A One-time Capital Investment to Improve Your Building’s Thermal Performance Is Environmentally and Fiscally Responsible

    The percent of windows to wall area also has significant impact on a building’s energy use. Use low U-factor fenestration and window frames. (U-factor indicates the rate of heat loss of a window assembly. The lower the U-factor, the greater a window’s resistance to heat flow and the better its insulating properties.)

    Figure 1: Wind washing can have a dramatic effect on insulation performance, illustrating the need for a continuous air barrier.

    Figure 1: Wind washing can have a dramatic effect on insulation performance, illustrating the need for a
    continuous air barrier.

    It’s also important when selecting windows to consider heat gain from the sun. Select windows with a low solar heat gain coefficient, or SHGC, to reduce air-conditioning costs. High-performance low-E windows can reduce heat loss and heat gain while providing much better visible light transmission than tinted glass.

    2.] To reduce heat flow by convection, or air movement in and out of the enclosure caused by air leakage, an effective air barrier system and air sealing must be applied. Convection losses through the insulation are substantial. Insulation works by its ability to trap air, but it often performs differently in the real world than in the manufacturer’s testing. Insulation R-values are evaluated under “guarded” hot-box conditions in which there is no air flowing through the insulation. In reality, pressure differentials in buildings cause air to flow through the insulation, significantly reducing its effective R-value. This phenomenon is called wind washing and can be greatly reduced with an air barrier and air sealing. Figure 1 shows the impact of wind washing on R value.

    Spray foam insulation can solve many of these problems. In fact, the use of spray-foam insulation in construction has tripled during the last five years. Closed-cell spray foam has air barrier properties, high R-value and absorbs negligible amounts of moisture.

    3.] To reduce heat transfer by radiation (in which electromagnetic waves transfer heat to an object), cool roof technologies, radiant barriers and low SHGC glass are vital.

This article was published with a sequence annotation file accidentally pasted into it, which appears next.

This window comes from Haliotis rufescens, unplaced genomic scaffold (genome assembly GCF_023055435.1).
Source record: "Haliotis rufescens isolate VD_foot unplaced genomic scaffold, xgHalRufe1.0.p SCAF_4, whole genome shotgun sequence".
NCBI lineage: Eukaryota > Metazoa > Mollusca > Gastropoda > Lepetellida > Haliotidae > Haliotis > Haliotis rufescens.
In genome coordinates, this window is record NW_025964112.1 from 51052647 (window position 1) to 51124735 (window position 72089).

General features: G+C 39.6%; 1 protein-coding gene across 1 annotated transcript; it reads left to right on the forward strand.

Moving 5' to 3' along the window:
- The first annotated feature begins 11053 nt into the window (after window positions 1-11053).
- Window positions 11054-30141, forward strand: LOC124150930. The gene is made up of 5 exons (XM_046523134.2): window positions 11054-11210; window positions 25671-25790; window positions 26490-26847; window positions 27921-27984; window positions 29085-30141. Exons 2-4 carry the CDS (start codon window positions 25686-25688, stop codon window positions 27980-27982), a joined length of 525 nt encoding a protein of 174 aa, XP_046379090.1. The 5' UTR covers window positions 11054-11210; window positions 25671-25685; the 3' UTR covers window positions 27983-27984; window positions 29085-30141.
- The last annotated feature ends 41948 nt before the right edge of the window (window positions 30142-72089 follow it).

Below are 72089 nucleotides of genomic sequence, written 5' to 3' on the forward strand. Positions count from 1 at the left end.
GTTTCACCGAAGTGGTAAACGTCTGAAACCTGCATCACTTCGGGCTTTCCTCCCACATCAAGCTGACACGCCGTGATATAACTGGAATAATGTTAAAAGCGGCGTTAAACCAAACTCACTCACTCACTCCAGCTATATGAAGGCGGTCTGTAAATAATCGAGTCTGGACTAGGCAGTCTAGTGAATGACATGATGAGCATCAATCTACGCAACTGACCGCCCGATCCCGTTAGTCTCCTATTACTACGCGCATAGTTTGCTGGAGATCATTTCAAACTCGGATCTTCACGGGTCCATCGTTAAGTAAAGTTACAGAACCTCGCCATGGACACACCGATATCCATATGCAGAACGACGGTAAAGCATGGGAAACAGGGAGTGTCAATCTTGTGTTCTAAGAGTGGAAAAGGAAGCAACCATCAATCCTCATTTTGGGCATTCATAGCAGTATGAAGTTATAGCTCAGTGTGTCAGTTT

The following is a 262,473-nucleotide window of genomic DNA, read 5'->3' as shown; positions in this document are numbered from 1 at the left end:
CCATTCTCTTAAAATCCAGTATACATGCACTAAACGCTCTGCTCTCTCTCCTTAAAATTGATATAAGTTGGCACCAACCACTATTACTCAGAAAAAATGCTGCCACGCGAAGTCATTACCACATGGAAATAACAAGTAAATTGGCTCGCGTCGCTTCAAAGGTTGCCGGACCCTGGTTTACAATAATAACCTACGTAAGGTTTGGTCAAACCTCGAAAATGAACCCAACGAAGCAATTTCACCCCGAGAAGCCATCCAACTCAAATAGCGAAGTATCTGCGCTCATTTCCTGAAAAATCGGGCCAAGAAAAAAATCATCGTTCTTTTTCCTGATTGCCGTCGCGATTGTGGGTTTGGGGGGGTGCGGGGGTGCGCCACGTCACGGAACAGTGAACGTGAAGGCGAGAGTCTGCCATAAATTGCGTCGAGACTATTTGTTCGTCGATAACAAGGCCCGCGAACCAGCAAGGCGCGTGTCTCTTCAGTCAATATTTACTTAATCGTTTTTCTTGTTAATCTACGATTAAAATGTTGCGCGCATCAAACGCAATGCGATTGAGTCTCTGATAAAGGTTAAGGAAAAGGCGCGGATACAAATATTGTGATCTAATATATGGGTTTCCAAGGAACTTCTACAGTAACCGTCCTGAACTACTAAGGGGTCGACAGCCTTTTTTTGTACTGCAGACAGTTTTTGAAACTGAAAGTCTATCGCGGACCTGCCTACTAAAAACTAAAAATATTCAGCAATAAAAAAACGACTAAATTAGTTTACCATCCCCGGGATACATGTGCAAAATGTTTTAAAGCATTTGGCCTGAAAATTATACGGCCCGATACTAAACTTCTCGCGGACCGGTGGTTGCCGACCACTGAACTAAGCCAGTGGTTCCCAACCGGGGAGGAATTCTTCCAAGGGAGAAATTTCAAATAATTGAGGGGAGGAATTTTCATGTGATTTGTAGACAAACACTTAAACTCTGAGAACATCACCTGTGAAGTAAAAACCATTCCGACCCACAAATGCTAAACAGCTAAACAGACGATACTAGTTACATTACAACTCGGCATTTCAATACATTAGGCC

4.] Commissioning the building, HVAC and related systems is critical to realizing modeled performance. Many a building has been built in which the systems were never made to operate as they were engineered.

    5.] Building enclosure inspection and testing involves evaluating materials and workmanship as the job progresses—not waiting until the building is finished to discover problems when repairs are far more expensive and time-consuming. Also, if you don’t measure, you cannot know whether the system is performing as intended. Blower-door technology now is available that can measure the air leakage in commercial buildings.

Continuous Insulation and Air Barriers

Traditionally, we have put insulation between studs; now we’re learning that if you move some or all the insulation outboard the framing you achieve better performance because the insulation is more monolithic and greatly reduces thermal bridging. CI is applied to the exterior of a building and is intended to cover all exterior wall assemblies. Many energy codes, like the IECC and ASHRAE 90.1, require CI for steel-framed walls for nonresidential construction in Climate Zone 3 and above.

About the Author

Steve Easley
Steve Easley is principal of Steve Easley & Associates, Danville, Calif. He is an internationally recognized construction consultant, specializing in solving building-science related problems and educating building industry professionals and their trade partners. His mission is to create structures that are durable, energy efficient, healthy, and comfortable to live and work in.

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